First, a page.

We must encourage members, wherever they are in their career, to make CPD a priority.

Time served is not the equivalent of the appropriate training and qualifications, especially in an industry that evolves constantly.

Barriers to entry are a hallmark of a profession and my belief is when CPD finally becomes mandatory, we’ll have come of age. This is my wish for the CIPR as it moves into its next seventy years.

 

Team work makes us stronger

All that is left is for me to offer thanks.

The CIPR has a fantastic but small team which punches above its weight and I’m grateful for all they have achieved, especially against the backdrop of an office move. Everyone works hard to make your membership meaningful.

Even tonight Koray has asked me to remind you to complete the State of the Profession Survey so please do that; the more data we get, the stronger we can make our member offer.

My thanks and congratulations go to each and every one of you for your ongoing contributions.

This year the CIPR has delivered its most ambitious plan ever. We have taken an assertive stance in demonstrating the strategic value of PR to organisations and developed closer relationships with the business community thanks to partnerships with the CBI and FSB.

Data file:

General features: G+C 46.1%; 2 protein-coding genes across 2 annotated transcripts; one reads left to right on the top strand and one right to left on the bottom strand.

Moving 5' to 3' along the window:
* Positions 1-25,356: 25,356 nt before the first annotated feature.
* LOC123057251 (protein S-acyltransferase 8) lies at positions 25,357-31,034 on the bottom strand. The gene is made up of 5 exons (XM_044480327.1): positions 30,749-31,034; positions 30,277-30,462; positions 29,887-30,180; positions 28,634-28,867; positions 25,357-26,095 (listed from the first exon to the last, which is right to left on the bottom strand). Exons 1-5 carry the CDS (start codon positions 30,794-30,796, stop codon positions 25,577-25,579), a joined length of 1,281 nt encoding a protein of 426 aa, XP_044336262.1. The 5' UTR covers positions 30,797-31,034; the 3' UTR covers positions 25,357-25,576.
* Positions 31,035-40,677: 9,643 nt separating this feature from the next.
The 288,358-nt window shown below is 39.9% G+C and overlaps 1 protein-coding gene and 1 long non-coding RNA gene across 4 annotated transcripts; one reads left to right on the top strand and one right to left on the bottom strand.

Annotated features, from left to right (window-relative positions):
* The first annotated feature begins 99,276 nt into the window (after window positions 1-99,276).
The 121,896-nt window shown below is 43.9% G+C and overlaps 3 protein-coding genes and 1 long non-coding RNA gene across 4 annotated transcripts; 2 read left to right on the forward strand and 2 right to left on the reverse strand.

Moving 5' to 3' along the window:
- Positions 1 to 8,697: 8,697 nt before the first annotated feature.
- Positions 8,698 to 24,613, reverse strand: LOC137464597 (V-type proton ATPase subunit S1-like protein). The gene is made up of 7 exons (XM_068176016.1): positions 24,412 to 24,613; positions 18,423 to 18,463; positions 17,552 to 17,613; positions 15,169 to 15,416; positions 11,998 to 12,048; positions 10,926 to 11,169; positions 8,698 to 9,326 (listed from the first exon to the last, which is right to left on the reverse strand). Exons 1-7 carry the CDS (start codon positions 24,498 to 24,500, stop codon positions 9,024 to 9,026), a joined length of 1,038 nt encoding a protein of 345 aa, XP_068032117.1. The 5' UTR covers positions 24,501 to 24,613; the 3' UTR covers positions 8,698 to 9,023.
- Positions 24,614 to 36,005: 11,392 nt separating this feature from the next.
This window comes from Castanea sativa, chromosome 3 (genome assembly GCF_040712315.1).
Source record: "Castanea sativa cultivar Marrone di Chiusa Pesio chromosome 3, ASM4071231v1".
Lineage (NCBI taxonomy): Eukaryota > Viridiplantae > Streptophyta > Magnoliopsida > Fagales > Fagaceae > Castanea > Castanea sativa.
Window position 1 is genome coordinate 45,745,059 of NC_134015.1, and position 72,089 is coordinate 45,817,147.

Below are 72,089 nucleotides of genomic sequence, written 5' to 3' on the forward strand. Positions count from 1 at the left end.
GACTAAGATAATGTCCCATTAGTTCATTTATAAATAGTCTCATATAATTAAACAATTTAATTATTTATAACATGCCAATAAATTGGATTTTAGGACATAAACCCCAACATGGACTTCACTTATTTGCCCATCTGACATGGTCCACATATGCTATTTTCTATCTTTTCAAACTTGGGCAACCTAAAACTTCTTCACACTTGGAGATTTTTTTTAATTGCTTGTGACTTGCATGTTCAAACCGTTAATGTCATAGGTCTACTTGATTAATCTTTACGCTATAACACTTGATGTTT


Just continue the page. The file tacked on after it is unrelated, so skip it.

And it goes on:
Membership is growing organically and churn is down because our work is resonating.

It’s been a great eleven months. I’d therefore like to propose a toast. To all of you – and to team work.

Thank you and have a lovely evening.

 

How Malcolm Tucker and Max Clifford committed the greatest PR fraud of our time

How Malcolm Tucker and Max Clifford committed the greatest PR fraud of our time

 

What do Freddie Starr Ate My Hamster, David Mellor’s Chelsea strip, The Thick of It and Edina Monsoon have in common? Well, all these and more have contributed to PR miseducation. Today I’m at Leeds Trinity’s Journalism and Media Week 2018 to chat all things fact and fiction and demonstrate what we see about public relations has little in common with what the role entails today.